I posted on the post side of this blog the whys of REAL Green conservation. Review the whys and how of conservation practices mentioned below. Behavior and techniques are both critical to success. Actually, behavior is 80% of successful REAL Green conservation. Below are just some of the activities I practice I am an imperfect vessel. Many are far more advanced than I am. These strategies may or may not apply to you but REAL Green behavior does apply to anyone going into localism and leaving the delocalization of the status quo. Please review the post if you want to take REAL Green conservation seriously.
Dogs and chickens eat most of our food waste. In addition, the chickens eat much of the food from the garden that has spoiled or we are unable to eat. I try to eat all the food I prepare so planning means around proper portions is important. Too much food is unhealthy but wasting food from poor planning is bad. Sometimes you will need to eat more than you want to lower waste.
My wife is Italian and she tends to offer more food so everyone eats good. She knows how I feel about waste. I do not like junk food because it is unhealthy and energy intensive. I consider it a drug. A walk in a modern grocery store is surreal to me. The waste is horrendous from a green point of view.
My breakfast and lunch are cold foods so low energy use. I like and promote the idea from the old days when food choices were low and quantity lower of using meat from one meal in another like soup. I also believe in eating leftovers. I buy nutritionally dense foods because I like how they taste but also because health is important to a green prepper. I fast twice a week. Mondays is a 24 hour fast and Thursday is a 36 hour fast. I eat less food on average because of fasting. My BMI is within the good range. If you are overweight get thinner! Thinner is a prep strategy because health is more resilient and sustainable
I make a big effort to do multiple errands into one trip when I go to town. This is so important because the car culture is the biggest source of energy waste society is engaged in. Reduce transport energy waste is a top of the list effort for REAL Green. It is more than the energy wasted it is also the time spent away from your local of people and place. Delocalization is damaging from this point of view too not just the energy of transport and travel. I avoid driving when I can. My biggest difficulty is with family and their needs and wants. I feel a disgust for cars and the car culture but it is what our life is today. I have 2 trucks. Both were purchased used and I have maintained them well. My wife has a Subaru Outback. I wish I could live in a time of horses and trains but I am trapped in the modern world of the car culture.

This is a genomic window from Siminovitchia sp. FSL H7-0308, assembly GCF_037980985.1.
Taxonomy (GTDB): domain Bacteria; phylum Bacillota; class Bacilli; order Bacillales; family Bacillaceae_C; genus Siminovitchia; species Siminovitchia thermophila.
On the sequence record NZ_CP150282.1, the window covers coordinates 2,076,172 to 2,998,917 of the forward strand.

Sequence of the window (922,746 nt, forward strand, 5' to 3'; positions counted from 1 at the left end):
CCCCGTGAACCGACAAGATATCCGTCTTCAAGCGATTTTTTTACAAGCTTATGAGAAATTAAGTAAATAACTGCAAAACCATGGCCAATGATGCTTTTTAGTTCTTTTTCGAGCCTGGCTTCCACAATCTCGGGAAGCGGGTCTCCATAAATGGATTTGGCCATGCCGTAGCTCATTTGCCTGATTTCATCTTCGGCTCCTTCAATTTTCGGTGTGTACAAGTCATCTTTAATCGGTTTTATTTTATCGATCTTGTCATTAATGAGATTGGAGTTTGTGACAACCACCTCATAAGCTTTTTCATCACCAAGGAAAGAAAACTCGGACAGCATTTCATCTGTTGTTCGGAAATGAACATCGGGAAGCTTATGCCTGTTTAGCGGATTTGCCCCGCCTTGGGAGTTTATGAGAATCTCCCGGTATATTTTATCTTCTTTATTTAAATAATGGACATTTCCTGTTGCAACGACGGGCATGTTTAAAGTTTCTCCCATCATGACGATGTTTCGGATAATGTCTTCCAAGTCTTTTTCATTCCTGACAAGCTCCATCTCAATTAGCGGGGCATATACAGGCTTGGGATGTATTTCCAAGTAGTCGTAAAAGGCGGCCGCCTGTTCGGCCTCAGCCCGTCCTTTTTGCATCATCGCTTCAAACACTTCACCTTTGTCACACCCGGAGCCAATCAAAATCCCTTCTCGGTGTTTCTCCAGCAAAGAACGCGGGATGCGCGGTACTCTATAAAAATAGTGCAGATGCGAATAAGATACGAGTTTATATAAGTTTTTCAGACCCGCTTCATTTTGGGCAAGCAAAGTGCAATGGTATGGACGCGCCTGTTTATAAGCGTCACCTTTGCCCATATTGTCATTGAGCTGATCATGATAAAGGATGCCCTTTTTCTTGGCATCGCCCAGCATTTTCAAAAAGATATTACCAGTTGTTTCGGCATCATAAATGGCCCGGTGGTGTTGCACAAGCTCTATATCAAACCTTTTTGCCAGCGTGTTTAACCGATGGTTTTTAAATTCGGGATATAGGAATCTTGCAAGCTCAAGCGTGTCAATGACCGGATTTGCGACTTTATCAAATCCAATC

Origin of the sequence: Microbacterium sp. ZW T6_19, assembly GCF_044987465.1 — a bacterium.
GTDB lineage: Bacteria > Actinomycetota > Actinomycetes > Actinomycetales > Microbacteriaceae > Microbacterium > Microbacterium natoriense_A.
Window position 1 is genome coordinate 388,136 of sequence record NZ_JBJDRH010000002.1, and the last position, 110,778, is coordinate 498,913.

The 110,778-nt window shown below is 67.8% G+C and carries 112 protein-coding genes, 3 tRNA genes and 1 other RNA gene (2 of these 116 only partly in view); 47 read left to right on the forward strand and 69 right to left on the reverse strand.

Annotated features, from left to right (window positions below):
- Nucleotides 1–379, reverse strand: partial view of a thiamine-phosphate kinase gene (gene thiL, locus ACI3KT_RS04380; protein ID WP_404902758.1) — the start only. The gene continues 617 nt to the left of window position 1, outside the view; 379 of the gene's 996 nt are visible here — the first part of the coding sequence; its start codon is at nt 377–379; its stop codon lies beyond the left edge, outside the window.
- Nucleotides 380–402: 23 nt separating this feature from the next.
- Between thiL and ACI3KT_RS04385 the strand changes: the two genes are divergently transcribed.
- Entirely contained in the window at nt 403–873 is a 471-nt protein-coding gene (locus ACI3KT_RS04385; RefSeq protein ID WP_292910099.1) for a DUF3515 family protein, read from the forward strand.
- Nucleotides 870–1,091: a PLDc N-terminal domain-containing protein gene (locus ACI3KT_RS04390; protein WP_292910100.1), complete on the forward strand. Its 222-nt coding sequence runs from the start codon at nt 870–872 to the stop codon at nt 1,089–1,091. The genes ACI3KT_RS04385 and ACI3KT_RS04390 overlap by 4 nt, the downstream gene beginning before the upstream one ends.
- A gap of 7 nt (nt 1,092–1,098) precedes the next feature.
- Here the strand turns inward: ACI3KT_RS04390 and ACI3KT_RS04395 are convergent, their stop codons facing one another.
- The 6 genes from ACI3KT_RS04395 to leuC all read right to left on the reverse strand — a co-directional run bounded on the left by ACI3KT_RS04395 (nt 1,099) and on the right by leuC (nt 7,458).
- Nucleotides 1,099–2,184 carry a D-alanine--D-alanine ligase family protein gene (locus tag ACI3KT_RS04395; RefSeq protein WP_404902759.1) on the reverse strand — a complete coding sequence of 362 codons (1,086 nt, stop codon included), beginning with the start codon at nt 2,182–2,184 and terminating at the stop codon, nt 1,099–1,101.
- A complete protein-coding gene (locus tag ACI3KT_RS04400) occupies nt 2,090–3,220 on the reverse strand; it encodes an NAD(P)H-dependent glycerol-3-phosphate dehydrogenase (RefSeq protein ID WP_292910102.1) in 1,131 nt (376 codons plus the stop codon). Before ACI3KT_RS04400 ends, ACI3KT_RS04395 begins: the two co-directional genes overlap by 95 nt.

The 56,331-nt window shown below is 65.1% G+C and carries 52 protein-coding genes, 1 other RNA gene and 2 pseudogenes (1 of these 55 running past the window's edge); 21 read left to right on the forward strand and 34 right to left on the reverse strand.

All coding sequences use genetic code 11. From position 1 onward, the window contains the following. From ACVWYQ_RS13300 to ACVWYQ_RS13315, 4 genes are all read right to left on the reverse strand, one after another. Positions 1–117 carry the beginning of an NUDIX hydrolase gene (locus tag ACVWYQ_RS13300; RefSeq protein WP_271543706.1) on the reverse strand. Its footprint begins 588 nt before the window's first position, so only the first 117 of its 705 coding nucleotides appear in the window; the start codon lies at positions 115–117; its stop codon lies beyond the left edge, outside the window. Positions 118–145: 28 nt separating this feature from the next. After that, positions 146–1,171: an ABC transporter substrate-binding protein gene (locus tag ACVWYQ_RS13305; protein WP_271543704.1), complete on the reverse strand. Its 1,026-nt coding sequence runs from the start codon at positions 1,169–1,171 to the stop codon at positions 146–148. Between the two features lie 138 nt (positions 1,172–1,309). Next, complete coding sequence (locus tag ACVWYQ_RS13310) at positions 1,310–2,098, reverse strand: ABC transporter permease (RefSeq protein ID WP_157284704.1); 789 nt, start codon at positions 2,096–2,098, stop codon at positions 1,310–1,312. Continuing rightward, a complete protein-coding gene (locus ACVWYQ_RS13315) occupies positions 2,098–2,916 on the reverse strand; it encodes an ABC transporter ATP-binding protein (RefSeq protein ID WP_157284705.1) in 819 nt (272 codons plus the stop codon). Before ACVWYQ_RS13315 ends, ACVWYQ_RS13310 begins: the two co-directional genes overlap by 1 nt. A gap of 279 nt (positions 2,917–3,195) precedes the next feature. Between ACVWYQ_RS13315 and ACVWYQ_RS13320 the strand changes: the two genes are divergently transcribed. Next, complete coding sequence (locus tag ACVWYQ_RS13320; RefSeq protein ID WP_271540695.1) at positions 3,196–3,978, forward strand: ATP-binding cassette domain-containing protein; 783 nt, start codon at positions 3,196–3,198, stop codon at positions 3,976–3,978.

I am REAL Green so keep this in mind when I explain hygiene. I am a permaculturist and avoid travel. I do not see many people during my normal day on the farm. When I go to town or special events I can clean up. I trim my beard and make sure my hair is proper. This means I don’t shower daily like many people. I have a beard. It looks good on me but many don’t like facial hair. I have a beard for two reasons. I find daily shaving isa significant waste of resources. To me it is not natural. I also spend long hour outside. A beard keeps my face warm in the winter and protects my face from the sun in the summer. I was blessed with not being smelly so I do not shower often. I use rock salt for deodorant which is natural and not a chemical cocktail. This rock salt is not contained in single use plastic container either. I keep my private parts clean of course. This can be done without an elaborate long shower. We have a bidet which is a great European invention. If I were a female, I would recommend not using makeup except for special occasions. I personally like natural female beauty without all the makeup. Get old gracefully instead of all the strategies of looking artificially young.